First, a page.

High-efficiency lighting offers both a large impact (5.1 Mt CO2e in 2030) and relatively straightforward and feasible implementation.
This seed proposal is based on -- and is meant to reflect -- Ethiopia's Climate-Resilient Green Economy - Green economy strategy and was prepared by a member of the Climate CoLab staff. We invite other CoLab members to link to this proposal or to use it as a starting point for creating new proposals of their own. The Federal Democratic Republic of Ethiopia has not reviewed nor endorsed this proposal.
"Reducing electricity demand through efficient lighting in the urban residential and commercial sectors would free up power supply capacity and enable the export of more electricity to neighbouring countries, where Ethiopia’s renewable electricity would displace electricity generated from fossil fuels. This initiative has an abatement potential of approximately 5.1 Mt CO2e, and is the largest abatement lever in the [Climate-Resilient Green Economy - Green economy strategy's] Green Cities and Buildings sector. Because the emissions reduction takes place through increased power exports, the abatement potential from this initiative is accounted for primarily by the Electric Power STC." (p. 95)
What actions do you propose?
"Improvements in light bulb technology have greatly increased the efficiency of bulbs while simultaneously lowering the lifetime costs of bulbs. As many countries are already doing, it is now possible to completely transition from incandescent bulbs to compact florescent lights (CFLs) in the residential sector, and from a mix of low-efficiency bulbs (e.g., incandescent, conventional florescent) to higherefficiency bulbs (e.g., light-emitting diodes (LEDs), high-efficiency fluorescents) in commercial and institutional buildings. This initiative builds on the existing activities related to the promotion of high-efficiency light bulbs (e.g., EEPCo’s bulb exchange campaign). Although the Green Cities and Buildings STC has only included urban areas in its analysis, this initiative could be expanded to rural areas.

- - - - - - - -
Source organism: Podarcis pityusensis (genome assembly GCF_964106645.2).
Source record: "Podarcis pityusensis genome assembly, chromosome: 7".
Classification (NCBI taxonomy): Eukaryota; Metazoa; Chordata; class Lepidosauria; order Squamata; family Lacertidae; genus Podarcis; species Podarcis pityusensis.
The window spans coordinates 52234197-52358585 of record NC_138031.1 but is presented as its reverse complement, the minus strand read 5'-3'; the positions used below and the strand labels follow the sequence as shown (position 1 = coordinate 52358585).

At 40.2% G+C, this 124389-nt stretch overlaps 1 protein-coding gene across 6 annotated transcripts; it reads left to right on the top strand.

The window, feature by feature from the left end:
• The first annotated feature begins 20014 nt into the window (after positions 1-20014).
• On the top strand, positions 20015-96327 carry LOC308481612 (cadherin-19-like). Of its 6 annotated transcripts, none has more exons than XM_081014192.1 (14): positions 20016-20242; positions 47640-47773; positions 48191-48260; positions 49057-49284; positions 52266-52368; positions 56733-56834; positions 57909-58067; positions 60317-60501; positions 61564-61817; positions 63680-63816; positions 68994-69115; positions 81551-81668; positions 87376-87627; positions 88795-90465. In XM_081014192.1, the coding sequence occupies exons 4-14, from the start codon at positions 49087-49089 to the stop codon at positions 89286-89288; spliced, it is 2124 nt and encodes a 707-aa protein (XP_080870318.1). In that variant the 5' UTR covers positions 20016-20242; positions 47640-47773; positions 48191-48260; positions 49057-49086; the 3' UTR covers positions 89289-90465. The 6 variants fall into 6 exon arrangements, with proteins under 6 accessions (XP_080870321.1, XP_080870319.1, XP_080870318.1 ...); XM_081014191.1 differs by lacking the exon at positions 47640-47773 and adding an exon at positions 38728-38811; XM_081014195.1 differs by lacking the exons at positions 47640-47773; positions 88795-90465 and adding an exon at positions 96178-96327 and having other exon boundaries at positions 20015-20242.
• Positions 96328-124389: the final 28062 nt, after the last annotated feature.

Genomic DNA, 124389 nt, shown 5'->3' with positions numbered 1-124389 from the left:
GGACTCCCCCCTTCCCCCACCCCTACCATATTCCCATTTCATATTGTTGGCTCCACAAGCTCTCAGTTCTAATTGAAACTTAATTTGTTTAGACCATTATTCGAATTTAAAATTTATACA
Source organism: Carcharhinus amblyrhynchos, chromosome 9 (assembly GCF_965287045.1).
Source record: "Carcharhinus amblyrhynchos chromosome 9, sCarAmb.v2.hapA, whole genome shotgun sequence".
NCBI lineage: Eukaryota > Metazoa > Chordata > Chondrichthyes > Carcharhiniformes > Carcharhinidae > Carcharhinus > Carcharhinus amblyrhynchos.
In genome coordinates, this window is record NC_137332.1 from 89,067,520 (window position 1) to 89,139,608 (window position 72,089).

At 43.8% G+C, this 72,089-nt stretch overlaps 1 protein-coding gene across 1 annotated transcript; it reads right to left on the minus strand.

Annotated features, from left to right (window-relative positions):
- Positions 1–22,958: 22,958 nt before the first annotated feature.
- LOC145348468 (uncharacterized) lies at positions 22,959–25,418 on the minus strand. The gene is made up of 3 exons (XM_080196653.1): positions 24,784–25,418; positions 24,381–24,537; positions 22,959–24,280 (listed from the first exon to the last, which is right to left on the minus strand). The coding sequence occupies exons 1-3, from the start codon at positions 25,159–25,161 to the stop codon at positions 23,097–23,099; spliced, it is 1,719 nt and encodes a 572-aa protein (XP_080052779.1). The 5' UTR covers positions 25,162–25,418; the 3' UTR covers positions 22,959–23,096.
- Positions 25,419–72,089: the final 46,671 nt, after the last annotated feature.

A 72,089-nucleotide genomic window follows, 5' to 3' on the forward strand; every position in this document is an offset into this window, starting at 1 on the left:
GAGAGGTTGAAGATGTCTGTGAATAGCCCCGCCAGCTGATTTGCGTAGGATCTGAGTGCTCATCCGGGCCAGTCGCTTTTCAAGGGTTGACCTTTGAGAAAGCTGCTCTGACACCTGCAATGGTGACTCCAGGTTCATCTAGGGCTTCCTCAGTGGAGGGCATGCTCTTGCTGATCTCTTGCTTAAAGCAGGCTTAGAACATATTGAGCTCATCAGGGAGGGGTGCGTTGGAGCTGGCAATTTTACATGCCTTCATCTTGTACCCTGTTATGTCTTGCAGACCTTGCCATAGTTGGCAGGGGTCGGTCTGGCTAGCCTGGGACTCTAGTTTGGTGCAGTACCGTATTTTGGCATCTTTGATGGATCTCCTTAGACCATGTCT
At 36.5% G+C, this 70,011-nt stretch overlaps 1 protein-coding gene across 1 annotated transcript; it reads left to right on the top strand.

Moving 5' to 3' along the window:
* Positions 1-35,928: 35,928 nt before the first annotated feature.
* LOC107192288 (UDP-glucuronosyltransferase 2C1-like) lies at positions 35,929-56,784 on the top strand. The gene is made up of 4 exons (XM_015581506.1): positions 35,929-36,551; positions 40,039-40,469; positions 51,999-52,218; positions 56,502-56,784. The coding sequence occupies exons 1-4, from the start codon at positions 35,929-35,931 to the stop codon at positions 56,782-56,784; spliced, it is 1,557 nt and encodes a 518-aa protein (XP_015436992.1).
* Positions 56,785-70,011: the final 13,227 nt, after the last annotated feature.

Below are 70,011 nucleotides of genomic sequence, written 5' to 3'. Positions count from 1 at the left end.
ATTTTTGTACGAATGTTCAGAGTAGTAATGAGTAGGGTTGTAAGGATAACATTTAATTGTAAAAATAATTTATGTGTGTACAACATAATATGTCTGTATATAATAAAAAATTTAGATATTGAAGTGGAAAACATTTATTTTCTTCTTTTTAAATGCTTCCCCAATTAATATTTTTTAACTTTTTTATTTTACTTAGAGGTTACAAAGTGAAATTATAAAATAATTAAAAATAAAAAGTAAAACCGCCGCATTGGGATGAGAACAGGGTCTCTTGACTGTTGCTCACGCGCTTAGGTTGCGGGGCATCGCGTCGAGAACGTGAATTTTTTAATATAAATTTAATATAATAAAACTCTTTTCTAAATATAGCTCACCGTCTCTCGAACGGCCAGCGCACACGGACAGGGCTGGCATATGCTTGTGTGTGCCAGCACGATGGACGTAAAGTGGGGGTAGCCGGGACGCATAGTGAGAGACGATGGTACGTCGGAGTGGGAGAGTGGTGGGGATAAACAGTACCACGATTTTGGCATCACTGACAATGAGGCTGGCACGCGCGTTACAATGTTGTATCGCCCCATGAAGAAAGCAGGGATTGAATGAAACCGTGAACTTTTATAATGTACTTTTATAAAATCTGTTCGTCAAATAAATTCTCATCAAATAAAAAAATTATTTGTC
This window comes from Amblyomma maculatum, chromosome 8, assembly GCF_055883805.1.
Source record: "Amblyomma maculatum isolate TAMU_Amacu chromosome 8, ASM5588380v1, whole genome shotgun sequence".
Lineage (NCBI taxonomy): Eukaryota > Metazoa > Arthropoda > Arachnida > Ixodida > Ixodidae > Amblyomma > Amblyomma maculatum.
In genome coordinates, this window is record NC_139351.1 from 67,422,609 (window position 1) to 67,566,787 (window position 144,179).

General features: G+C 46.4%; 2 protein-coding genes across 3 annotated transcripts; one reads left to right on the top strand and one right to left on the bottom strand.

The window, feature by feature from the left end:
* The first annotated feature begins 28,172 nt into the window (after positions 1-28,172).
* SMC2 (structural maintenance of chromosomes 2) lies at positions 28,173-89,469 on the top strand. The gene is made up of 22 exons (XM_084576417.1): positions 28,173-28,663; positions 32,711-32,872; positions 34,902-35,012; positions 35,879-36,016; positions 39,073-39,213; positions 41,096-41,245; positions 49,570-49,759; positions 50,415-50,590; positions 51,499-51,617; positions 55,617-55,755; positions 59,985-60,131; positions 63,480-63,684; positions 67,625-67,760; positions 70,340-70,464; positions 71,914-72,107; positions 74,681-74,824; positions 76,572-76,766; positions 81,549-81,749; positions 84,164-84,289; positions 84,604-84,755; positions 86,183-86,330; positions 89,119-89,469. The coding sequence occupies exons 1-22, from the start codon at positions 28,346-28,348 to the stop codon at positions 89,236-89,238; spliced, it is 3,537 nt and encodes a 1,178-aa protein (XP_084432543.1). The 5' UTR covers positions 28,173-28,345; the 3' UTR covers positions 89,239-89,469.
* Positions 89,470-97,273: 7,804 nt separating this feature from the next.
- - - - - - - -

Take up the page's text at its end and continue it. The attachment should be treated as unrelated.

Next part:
By switching to higher-efficiency bulbs, buildings could achieve the same level of lighting while greatly reducing electricity consumption. The abatement potential of this initiative in 2030 was calculated to be approximately 5.1 Mt CO2e. These abatement potential calculations are based on the following data and assumptions:
- Demand for lighting. The STC estimates annual electricity consumption for lighting in 2030 of 8.3 TWh in residential buildings and 2.0 TWh in commercial/ institutional buildings. The STC estimates an average of 1.5 bulbs per room, and an average bulb use of 3.5 hours per 24 hours based on UNFCCC benchmarks.
- Lighting efficiency. Based on international lighting benchmarks, the STC estimates an efficiency improvement of 77% by switching from incandescent bulbs to compact florescent lights (CFL), and an efficiency improvement of 60% by switching from the current inefficient mix of bulbs in commercial/ institutional buildings to high-efficiency bulbs (e.g., LED, high-efficiency fluorescents). These efficiency improvements would result in annual electricity savings of 6.4 TWh in the residential sector and 0.9 TWh in the commercial/ institutional sector by 2030." (p.96)